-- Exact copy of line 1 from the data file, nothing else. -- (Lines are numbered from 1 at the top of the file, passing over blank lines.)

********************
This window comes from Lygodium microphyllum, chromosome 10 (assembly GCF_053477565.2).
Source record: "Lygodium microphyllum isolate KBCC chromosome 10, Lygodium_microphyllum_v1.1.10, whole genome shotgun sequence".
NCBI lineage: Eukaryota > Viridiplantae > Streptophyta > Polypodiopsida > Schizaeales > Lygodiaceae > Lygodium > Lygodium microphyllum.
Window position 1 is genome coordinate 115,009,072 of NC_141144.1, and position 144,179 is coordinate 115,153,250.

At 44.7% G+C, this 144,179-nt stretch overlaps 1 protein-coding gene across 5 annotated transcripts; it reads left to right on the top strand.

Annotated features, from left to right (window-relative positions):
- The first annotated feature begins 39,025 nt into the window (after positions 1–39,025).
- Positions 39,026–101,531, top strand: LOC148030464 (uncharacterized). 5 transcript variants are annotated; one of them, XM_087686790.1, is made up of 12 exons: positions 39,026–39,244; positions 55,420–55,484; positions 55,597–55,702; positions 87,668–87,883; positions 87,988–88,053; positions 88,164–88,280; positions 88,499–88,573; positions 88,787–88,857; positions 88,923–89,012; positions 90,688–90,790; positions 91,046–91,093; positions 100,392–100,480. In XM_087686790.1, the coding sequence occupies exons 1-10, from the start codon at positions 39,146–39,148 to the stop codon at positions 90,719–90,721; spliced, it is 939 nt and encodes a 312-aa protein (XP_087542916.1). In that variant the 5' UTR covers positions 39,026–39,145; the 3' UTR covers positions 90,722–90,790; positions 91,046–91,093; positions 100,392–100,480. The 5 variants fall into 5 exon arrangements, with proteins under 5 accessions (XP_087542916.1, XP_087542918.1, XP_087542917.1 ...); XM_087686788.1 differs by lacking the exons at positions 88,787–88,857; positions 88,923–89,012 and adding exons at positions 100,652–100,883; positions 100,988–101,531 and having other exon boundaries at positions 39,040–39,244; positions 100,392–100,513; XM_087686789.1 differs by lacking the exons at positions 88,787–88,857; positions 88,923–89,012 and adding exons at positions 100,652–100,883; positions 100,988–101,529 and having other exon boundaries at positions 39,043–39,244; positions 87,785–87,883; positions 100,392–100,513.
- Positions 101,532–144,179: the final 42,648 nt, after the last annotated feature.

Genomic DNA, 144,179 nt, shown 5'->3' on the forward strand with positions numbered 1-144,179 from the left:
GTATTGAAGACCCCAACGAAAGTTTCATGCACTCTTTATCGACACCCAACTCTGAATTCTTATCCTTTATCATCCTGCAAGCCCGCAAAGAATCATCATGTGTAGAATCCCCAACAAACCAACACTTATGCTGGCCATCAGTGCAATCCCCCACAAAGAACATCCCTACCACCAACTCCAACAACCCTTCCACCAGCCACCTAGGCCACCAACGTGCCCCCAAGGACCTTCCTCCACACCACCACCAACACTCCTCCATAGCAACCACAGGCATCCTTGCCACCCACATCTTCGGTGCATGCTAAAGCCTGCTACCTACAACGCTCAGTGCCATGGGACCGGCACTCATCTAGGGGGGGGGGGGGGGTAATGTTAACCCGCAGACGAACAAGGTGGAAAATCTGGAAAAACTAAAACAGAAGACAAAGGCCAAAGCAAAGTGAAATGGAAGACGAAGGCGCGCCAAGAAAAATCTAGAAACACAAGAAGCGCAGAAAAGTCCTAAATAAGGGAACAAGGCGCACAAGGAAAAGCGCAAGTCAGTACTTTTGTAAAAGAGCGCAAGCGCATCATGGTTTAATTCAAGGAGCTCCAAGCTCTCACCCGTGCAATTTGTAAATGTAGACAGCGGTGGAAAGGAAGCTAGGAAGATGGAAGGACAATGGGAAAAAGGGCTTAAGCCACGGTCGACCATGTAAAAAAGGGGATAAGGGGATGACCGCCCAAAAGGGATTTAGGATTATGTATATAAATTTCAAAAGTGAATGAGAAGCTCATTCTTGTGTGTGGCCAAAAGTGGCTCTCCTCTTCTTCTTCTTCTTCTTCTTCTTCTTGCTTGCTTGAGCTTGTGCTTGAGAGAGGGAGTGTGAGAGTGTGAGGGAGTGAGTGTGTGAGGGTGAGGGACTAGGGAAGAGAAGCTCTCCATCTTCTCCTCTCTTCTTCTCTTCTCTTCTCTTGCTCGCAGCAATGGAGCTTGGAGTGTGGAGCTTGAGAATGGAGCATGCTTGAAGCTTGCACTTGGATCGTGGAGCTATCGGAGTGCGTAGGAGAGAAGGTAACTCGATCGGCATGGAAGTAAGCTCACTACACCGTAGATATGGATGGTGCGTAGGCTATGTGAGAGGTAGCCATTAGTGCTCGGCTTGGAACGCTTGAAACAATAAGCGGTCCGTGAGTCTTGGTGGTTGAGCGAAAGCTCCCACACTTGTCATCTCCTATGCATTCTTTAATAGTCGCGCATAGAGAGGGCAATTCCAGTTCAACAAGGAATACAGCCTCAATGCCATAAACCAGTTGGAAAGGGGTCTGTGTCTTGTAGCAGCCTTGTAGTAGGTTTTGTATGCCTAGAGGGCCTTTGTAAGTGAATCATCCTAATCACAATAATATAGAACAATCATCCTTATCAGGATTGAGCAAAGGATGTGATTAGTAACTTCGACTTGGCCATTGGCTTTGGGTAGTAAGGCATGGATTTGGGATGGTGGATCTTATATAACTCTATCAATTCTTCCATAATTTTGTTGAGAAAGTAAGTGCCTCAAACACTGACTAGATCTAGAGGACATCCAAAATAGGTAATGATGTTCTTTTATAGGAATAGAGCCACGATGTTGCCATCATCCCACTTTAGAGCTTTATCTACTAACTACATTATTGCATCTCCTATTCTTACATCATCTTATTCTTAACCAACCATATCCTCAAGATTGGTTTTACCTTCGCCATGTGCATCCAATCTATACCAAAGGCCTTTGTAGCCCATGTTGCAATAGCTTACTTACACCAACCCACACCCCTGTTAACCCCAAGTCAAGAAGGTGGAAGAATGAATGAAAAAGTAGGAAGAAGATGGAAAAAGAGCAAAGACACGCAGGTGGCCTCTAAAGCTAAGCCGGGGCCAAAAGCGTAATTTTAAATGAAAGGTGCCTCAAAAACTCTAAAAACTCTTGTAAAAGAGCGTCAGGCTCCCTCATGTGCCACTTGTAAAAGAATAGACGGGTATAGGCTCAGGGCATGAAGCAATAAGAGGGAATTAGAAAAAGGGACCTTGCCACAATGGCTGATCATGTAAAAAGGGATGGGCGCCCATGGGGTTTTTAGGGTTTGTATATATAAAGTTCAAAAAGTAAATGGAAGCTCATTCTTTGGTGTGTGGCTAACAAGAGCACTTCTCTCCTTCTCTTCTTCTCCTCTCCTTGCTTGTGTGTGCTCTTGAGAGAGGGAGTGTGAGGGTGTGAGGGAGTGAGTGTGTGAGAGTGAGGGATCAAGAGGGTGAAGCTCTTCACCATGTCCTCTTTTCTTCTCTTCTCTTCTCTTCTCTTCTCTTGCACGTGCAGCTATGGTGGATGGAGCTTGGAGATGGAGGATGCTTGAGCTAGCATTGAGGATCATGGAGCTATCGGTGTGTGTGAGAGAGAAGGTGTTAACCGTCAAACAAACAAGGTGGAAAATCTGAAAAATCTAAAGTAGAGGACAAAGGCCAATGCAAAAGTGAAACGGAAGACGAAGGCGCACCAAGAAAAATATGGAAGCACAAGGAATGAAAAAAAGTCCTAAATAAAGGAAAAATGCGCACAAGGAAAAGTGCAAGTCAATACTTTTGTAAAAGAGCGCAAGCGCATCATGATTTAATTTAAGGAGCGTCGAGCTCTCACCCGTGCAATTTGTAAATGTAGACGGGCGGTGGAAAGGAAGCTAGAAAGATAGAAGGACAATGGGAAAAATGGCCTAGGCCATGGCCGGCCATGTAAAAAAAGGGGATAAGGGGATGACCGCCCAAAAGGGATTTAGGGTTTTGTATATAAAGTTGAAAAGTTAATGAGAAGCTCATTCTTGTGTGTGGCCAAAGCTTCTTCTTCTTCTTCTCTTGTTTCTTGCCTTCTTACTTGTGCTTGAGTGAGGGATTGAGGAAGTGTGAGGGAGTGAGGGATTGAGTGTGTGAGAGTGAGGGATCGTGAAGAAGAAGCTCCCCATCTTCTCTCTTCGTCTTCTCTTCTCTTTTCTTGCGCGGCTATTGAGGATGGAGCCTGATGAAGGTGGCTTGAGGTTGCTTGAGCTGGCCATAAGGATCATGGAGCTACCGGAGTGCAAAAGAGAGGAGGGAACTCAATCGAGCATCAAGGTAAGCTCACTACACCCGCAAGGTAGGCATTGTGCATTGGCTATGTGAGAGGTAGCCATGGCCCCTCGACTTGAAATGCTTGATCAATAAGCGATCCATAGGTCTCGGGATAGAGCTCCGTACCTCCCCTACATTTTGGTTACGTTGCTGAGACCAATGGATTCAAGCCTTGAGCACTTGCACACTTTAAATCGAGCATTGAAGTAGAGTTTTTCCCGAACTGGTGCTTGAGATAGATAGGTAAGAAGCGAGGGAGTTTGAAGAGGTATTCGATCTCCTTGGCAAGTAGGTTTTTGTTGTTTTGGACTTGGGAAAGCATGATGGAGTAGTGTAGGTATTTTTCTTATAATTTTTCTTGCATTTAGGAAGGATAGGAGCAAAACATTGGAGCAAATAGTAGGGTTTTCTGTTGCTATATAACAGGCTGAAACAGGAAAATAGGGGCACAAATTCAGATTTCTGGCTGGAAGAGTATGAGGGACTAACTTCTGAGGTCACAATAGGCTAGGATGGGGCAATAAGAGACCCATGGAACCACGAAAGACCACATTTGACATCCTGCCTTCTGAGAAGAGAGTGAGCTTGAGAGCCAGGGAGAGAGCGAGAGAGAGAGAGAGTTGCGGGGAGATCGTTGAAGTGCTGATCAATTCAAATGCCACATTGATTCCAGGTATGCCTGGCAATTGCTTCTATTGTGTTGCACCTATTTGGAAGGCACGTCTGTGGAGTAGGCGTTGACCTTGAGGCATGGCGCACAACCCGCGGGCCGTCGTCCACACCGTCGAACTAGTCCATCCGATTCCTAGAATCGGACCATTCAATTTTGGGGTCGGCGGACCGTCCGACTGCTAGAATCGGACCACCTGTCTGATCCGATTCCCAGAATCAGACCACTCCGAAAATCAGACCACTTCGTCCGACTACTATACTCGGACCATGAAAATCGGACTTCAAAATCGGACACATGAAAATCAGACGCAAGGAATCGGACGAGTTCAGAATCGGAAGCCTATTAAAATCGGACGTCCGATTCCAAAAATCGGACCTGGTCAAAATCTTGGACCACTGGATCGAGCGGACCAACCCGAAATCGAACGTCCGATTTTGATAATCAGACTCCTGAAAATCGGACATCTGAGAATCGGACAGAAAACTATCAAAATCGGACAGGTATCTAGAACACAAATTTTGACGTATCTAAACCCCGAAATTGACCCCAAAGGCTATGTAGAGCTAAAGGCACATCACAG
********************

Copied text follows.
This window comes from Lygodium microphyllum, chromosome 10 (assembly GCF_053477565.2).